That bit should return us just the posts that match the current category!

I won’t go into how to render the matching content, but it’s almost identical to how we did it in src/routes/blog/+page.svelte. (In fact, you could easily create a component to handle listing posts, and reuse it in both places!) Here, however, you’ll probably want to use the category itself, to show the user what they’re looking at.

Also: it’s probably a good idea to wrap that code in a try/catch block—and for that matter, to anticipate situations where no posts will match the given category, and handle that properly in the UI. (An {#if posts.length} block with an {:else} should do the trick.)

Elsewhere, inside the [slug]/+page.svelte template, listing a post’s categories just requires grabbing the prop and looping over it. (Just be sure to add categories to the returned object from the corresponding [slug]/+page.js file—or, if using an mdsvex layout, to the layout’s exported props.)

<!-- src/routes/blog/[slug]/+page.svelte -->
	export let data;

<!-- ...Post HTML here -->

{#if data.categories.length}
		<h2>Posted in:</h2>
			{#each data.categories as category}
					<a href="/blog/category/{category}">

Finally, if you really wanted to go the extra mile, you could add a +page.svelte file inside src/routes/blog/category/, to display all categories. I won’t go into that here, since it’s an additional feature that won’t benefit all blogs, however.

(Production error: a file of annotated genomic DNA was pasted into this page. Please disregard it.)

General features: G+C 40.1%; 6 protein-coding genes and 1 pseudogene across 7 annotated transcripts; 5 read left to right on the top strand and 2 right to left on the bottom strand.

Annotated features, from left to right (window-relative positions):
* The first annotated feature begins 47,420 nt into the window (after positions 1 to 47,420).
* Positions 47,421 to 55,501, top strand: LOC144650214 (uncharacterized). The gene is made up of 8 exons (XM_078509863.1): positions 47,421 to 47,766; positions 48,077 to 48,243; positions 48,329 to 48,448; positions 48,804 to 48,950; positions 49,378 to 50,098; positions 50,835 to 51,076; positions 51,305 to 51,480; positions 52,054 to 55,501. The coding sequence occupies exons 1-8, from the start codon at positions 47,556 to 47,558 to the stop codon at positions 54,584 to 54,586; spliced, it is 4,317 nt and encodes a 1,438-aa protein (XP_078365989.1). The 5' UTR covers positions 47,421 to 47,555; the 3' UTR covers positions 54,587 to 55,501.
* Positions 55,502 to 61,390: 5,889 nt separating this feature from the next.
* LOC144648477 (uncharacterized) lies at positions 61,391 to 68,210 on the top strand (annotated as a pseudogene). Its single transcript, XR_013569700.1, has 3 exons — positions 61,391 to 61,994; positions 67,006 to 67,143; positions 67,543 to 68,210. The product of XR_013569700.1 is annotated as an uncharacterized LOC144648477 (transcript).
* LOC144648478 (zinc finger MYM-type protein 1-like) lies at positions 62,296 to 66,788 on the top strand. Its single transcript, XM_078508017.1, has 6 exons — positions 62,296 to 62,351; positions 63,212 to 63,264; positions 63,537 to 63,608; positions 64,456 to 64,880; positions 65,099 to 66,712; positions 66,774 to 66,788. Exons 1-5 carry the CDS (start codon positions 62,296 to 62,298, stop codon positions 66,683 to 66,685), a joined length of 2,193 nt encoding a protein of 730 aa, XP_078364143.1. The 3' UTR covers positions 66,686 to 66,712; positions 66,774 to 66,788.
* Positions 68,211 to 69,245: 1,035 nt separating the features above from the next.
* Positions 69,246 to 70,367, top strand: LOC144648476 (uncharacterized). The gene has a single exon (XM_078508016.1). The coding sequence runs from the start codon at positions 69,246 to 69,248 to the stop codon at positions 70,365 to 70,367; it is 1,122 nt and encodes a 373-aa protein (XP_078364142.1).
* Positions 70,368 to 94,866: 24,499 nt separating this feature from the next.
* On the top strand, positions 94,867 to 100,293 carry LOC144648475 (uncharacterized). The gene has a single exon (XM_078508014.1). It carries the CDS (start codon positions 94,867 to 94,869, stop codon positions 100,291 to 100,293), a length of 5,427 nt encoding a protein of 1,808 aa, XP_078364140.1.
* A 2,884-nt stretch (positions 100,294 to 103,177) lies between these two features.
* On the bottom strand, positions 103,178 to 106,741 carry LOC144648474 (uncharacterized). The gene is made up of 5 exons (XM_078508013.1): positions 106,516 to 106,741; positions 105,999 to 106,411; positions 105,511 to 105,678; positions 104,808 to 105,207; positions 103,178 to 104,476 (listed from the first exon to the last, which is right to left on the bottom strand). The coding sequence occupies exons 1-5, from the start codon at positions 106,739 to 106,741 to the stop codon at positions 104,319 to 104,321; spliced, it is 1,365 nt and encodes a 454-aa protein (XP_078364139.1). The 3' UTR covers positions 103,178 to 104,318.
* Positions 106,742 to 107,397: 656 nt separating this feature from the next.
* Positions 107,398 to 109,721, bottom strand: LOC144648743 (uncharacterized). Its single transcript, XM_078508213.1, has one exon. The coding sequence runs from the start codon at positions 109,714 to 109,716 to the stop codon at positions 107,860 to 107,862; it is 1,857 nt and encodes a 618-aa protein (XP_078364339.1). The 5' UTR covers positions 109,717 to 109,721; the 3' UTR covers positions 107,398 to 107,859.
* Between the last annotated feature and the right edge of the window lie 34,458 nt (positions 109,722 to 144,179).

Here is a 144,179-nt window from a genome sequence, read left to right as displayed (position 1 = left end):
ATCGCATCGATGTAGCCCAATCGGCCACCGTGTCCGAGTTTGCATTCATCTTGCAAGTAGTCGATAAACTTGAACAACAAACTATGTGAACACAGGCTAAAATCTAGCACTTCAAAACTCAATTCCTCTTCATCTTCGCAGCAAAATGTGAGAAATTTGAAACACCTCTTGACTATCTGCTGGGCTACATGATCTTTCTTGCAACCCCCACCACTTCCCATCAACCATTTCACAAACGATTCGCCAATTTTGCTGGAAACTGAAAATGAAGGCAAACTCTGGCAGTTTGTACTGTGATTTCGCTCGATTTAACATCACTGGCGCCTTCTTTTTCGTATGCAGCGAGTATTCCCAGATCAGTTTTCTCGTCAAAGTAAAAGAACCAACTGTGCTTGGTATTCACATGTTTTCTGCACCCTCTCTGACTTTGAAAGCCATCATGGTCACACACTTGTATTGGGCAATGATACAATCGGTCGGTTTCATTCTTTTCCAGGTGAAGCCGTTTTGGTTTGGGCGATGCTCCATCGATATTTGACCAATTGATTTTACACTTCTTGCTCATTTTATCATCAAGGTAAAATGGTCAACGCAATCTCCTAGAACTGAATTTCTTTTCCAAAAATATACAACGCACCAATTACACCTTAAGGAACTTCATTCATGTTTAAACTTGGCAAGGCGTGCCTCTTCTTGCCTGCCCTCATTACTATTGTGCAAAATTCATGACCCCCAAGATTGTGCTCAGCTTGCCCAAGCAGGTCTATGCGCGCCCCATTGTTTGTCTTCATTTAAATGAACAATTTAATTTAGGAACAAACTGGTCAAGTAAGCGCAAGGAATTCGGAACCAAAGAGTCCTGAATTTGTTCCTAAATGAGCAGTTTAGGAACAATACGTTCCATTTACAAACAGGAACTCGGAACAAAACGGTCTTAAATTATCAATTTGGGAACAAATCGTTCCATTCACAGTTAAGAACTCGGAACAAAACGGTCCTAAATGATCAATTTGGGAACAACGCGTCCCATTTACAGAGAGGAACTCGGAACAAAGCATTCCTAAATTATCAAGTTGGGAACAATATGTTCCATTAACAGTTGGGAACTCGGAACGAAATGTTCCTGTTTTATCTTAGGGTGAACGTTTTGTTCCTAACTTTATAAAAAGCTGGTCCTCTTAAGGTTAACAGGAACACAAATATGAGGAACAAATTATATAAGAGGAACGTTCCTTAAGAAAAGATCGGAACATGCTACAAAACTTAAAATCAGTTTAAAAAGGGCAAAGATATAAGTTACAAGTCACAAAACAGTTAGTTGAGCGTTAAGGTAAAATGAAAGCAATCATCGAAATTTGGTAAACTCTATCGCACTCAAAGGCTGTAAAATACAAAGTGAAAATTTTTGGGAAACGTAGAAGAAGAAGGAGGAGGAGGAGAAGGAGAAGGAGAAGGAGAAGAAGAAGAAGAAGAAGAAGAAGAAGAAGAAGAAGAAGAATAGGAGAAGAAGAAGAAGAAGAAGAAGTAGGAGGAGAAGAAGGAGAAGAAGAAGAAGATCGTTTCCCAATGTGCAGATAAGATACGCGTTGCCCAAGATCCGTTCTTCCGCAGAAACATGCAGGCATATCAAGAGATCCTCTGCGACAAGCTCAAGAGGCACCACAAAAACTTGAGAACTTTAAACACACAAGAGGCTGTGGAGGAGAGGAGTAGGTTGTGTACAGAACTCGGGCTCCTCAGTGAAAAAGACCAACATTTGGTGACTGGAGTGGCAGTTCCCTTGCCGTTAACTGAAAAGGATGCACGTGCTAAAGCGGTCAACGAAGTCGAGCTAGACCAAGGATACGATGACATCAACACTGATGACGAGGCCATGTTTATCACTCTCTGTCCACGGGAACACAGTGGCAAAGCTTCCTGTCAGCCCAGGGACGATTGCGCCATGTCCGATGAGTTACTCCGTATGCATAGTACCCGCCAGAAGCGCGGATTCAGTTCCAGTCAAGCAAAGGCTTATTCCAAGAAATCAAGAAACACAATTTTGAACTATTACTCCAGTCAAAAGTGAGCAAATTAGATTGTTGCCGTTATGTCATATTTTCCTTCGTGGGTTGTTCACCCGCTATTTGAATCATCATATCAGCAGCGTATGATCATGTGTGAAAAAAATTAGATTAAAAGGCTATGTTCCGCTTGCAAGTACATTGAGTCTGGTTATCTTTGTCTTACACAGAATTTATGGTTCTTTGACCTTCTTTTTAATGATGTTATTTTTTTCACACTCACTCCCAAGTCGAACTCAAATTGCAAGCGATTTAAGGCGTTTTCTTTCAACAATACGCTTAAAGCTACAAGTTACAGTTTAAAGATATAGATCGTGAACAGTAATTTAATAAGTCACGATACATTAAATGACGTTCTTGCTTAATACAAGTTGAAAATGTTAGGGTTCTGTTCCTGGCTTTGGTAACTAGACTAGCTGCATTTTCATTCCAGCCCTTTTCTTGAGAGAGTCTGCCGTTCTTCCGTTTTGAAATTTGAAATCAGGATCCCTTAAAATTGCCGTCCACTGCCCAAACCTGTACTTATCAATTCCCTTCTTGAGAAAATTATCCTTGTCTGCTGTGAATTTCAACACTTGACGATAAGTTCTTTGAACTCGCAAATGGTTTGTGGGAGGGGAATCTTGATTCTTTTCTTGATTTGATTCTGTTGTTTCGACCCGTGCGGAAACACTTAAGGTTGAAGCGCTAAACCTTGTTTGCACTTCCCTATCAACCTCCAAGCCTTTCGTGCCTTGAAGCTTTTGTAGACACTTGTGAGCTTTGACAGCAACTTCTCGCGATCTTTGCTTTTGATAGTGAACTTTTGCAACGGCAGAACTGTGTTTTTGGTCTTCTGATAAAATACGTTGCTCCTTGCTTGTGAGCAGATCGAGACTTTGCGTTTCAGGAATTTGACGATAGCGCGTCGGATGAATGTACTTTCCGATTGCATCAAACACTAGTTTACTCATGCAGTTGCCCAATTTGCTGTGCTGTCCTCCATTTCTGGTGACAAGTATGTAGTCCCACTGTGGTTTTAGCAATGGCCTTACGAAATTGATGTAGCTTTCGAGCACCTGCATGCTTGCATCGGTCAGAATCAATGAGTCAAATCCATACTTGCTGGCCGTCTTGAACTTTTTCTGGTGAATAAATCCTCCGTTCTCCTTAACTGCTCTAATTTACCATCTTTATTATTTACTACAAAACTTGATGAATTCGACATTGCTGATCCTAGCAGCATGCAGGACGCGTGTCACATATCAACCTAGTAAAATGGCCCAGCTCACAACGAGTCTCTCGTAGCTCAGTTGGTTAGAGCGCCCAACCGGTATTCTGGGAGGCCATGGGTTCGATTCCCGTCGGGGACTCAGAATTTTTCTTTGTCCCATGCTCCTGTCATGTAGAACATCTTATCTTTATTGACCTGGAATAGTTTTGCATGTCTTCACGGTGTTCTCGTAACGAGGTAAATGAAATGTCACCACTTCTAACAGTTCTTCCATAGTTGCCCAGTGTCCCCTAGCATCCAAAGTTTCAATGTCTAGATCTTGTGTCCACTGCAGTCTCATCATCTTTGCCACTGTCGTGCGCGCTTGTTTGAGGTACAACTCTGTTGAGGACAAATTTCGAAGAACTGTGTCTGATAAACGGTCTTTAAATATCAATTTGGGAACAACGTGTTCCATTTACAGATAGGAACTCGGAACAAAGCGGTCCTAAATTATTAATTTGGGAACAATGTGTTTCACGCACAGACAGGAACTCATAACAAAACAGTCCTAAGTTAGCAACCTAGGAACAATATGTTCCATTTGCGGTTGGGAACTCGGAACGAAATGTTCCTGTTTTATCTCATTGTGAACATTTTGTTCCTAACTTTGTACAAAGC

Implement page transitions

If you want to get fancy, adding a page transition in SvelteKit is pretty simple!

To start, add a +layout.js file alongside the +layout.svelte file.

Just as +layout.svelte renders every page on the site, +layout.js loads on every page.

Inside +layout.js, we just need to export a simple load function that passes along the current route:

// src/routes/+layout.js
export const load = ({ url }) => {
	const currentRoute = url.pathname;

	return {

That handled, we can use the route inside the +layout.svelte file:

<!-- src/routes/+layout.svelte -->
	// ...Other imports here
	import { fade } from 'svelte/transition';

	export let data;

<Header />

{#key data.currentRoute}
	<main in:fade={{ duration: 150, delay: 150 }} out:fade={{ duration: 150 }}>
		<slot />
  • We’ll use fade from the Svelte transition library as our transition, though you could choose another if you like. The main thing is just to add delay to the in transition, so it doesn’t start before the old page is done transitioning out.
  • That done, we’ll wrap the page contents in a #key block.

A #key block takes an expression, and automatically re-renders its contents whenever that expression changes.

In this case, that will be the current page route, so that we can re-render the page itself every time the route changes.

That’s all it takes! Transitions are an incredibly powerful part of Svelte, and the svelte/transition library offers several options besides fade. Feel free to play around with them.

Add an RSS feed

Server routes don’t have to return JSON; they can return other data, too, including XML. This handy fact makes it dead simple to implement an RSS feed on our blog!

To start, create an rss/+server.js file in your src/routes folder, to make the RSS feed available at the route /rss.

📂 src
┗ 📂 routes
  ┗ 📂 rss
    ┗ 📜 +server.js

Inside that file, we’ll use our fetchMarkdownPosts helper again, and convert it to XML.

import { fetchMarkdownPosts } from '$lib/utils';

const siteURL = 'https://your-domain.tld';
const siteTitle = 'Your site title here';
const siteDescription = 'Your site description here';

export const prerender = true;